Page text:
By Dr. Becker
There's a growing interest in green tea for dogs and cats thanks to its exploding popularity in recent years among health conscious consumers.
Green tea is an excellent source of antioxidants and alkaloids, and is packed with vitamins A, D, E, C, B, B5, H and K, manganese and other beneficial minerals such as zinc, chromium and selenium. Fresh tea leaves contain powerful antioxidants called polyphenols (essentially a series of chemicals called catechins).
Researchers say epigallocatechin gallate (EGCG) is the most powerful catechin found in green tea, supplying 20 to 35 milligrams (mg) in a single cup. In one study, scientists found EGCG to be 25 to 100 times more potent than vitamins C and E. Another reported that one cup offers antioxidant effects greater than a serving of broccoli, spinach, carrots or strawberries.1
Health Benefits of Green Tea
According to Dr. Mercola, there are several important health benefits of green tea for humans:2
✓ Contains bioactive compounds with medicinal properties
✓ Lowers cancer risk
✓ Lowers type 2 diabetes risk
✓ Improves brain function
✓ Lowers Alzheimer's and Parkinson's risk
✓ Lowers heart disease and stroke risk
✓ Increases fat burning and weight loss
✓ Improves dental health
Because tea is known to accumulate fluoride, heavy metals and other toxins from soil and water, Dr. Mercola recommends selecting an organic product that has been grown in a pristine environment. In addition, green tea contains caffeine, so I recommend only naturally decaffeinated varieties for pets.
How Is Green Tea Beneficial for Pets?
According to information provided by veterinarians Steve Marsden, Shawn Messonnier and Cheryl Yuill:
"Green tea might be beneficial in any condition calling for the use of antioxidants. In humans, green tea is indicated as an antioxidant, an anti-cancer agent, and to lower blood cholesterol. Several tumor types are inhibited by green tea, including cancers of the stomach, gall bladder, prostate, uterus, lung, intestine, colon, rectum and pancreas.
Green tea also inhibits breast cancer by binding to estrogen receptors, making it of potential value in the treatment of mammary gland cancer in small animals. Its comprehensive action against a variety of tumors in humans suggests green tea may provide the same benefits in animals.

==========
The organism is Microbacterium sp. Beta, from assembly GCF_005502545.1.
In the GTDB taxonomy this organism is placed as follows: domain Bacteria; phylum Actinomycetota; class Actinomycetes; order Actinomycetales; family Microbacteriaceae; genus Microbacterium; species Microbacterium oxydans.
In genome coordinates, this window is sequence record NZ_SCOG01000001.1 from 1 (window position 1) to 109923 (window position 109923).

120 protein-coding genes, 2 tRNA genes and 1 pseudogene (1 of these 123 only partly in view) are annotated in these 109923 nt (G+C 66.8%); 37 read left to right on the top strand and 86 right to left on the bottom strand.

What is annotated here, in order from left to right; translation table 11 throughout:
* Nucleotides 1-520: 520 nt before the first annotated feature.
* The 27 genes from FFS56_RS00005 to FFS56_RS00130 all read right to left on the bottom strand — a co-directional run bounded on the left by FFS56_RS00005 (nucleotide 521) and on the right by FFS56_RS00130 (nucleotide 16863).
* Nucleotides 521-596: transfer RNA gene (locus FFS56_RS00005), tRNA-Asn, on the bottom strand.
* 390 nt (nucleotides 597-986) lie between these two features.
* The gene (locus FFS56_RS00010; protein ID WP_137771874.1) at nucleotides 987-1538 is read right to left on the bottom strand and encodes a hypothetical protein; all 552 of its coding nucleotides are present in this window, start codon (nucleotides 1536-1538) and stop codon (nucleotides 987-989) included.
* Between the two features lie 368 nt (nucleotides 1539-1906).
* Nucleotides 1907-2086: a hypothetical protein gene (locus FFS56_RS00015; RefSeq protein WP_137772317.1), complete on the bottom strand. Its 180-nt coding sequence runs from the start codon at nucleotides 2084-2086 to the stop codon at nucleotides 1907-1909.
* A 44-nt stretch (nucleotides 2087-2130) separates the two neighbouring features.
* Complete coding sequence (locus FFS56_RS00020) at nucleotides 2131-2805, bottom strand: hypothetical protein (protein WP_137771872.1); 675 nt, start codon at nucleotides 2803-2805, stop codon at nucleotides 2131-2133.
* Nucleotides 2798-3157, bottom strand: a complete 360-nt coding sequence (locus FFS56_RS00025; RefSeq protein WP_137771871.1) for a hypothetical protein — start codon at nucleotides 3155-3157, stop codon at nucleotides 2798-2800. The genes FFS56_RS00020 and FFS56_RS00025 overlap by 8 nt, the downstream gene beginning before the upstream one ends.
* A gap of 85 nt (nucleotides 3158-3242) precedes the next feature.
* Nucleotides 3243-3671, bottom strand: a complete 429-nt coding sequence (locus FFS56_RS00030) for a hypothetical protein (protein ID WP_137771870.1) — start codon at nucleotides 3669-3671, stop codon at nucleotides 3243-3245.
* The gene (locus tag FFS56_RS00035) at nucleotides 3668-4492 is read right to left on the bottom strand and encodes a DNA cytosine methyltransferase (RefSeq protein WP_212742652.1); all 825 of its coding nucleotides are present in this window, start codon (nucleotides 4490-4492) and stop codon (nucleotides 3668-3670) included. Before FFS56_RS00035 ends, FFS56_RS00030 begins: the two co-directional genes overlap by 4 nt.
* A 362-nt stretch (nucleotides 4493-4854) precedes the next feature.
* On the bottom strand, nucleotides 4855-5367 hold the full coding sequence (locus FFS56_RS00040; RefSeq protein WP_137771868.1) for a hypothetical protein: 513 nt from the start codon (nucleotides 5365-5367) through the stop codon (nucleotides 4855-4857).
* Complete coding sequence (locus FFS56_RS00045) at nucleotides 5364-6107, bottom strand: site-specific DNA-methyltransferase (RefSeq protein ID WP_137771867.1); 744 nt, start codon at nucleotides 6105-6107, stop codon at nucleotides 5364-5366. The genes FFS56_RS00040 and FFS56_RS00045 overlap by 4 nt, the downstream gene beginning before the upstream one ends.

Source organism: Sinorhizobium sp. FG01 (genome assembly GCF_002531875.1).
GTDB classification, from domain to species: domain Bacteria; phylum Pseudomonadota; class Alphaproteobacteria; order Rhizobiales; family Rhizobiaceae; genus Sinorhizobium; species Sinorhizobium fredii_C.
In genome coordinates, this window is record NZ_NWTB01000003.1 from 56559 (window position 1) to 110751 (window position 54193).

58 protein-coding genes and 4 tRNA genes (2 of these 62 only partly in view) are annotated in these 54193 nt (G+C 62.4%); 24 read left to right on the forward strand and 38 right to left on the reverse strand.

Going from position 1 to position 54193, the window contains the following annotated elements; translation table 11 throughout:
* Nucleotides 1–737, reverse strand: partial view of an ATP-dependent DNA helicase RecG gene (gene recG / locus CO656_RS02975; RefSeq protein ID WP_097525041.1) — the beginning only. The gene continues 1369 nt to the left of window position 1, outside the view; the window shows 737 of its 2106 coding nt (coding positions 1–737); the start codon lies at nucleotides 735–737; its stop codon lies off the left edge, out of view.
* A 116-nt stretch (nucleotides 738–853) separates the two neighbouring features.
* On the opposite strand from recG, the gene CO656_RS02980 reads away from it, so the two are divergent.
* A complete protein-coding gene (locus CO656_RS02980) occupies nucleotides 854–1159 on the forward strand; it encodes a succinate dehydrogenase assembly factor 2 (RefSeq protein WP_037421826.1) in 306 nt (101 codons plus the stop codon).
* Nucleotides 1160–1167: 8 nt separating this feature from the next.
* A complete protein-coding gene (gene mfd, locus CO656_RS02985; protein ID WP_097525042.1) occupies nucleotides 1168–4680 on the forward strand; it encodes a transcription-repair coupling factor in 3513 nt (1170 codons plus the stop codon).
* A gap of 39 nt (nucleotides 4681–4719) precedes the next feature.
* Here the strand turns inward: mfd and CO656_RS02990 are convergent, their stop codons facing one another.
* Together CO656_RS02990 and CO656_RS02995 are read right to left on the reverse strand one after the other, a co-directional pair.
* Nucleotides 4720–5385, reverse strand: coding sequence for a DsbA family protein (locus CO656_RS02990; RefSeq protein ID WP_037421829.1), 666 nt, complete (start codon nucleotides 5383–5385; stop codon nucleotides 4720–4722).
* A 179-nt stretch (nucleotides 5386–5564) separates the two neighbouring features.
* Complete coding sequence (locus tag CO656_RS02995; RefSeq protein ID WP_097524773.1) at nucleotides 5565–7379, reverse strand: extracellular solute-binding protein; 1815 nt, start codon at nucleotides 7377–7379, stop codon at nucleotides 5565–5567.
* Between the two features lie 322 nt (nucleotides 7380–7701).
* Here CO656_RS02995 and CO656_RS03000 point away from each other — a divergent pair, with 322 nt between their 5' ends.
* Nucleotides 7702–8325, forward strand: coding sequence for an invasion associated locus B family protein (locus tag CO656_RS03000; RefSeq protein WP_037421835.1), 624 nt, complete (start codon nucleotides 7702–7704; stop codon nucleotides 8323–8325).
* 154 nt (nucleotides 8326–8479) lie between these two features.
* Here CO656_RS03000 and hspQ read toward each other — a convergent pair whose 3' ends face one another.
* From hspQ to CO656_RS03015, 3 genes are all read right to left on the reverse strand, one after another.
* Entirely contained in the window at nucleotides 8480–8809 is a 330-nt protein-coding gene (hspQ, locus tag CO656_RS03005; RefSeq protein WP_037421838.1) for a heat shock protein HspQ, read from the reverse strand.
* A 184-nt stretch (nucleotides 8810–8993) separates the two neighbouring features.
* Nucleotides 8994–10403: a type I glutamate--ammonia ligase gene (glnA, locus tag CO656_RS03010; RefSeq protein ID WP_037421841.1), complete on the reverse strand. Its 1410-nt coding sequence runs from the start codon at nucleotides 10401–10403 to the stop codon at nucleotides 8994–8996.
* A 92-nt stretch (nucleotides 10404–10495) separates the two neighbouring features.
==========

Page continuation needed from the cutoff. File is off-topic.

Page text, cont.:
Although they are absorbed into all body tissues, green tea catechins concentrate in the liver and digestive tract of dogs and laboratory animals, making it more likely they will be protective to these body regions."3
Even though there have been no clinical trials of green tea to treat cancer in pets, in humans, regular consumption seems to reduce the incidence of stomach, colon and pancreatic cancer. It's reasonable to assume it may provide similar protective benefits for dogs and cats.
If your pet has been diagnosed with cancer, be sure to talk with your veterinarian first before adding green tea (or any supplement) to his or her treatment protocol.
Inactivation and excretion of carcinogens plays a big role in keeping your pet's body cancer-free, and since the catechins found in green tea dramatically modify cancer-causing molecules that damage cellular DNA, I often recommend decaffeinated green tea extract as part of a detoxification protocol.
Green tea infusion (using tea that has been cooled) is also one of my favorite cleaning agents for dirty pet ears. It can also be used to soothe hot spots and mouth sores.
Study Indicates Fasting Pets and Those With Little or No Appetite Should Not Be Given Green Tea
There has been very little research on the effects of green tea on the health of pets, but a 2009 study with Beagles produced concerning results that seem to have made their way around the Internet.
The dogs were fasted and given massive doses (up to 1000 mgs/kg per day of green tea extract in capsule form over several months). Sadly, the study was ended early due to "extensive morbidity, mortality, and pathology of many major organs,"4 involving toxicity of the dogs' livers, kidneys and gastrointestinal (GI) tracts. However, a follow-up study in 2011 in non-fasted dogs under the same testing conditions and dose levels showed no such toxicity.5
The authors of the second study noted that systemic exposures were actually lower in fasted versus non-fasted dogs, which could suggest that fasting may have somehow increased the vulnerability of organ systems and amplified the toxic effects of the active ingredients in the green tea extract.
I think there are several take home messages from these studies, including using common sense with dosing (it would be impossible to administer these doses to pets in the form of cooled teas) and not offering large amounts of green tea to any pet who isn't eating well.
Recipe for Organic Decaf Green Tea for Pets
- Combine 1 liter (about 4 cups) of purified water and one tea bag or 1 tablespoon of loose tea leaves
- Steep for 15 minutes
- Remove the tea bag or use a strainer to remove the tea leaves
- Store the tea in a covered, preferably glass pitcher in the fridge for up to three days
Add the following amounts of green tea to your pet's morning and evening meal:
- Cats, 1 tablespoon
- Small dogs, 1/8th cup
- Medium dogs, 1/4 to 1/2 cup
- Large dogs, 1/2 to 1 cup
Green tea supplements do exist, but if you choose to use these in place of tea I recommend using a product specifically blended and dosed for pets.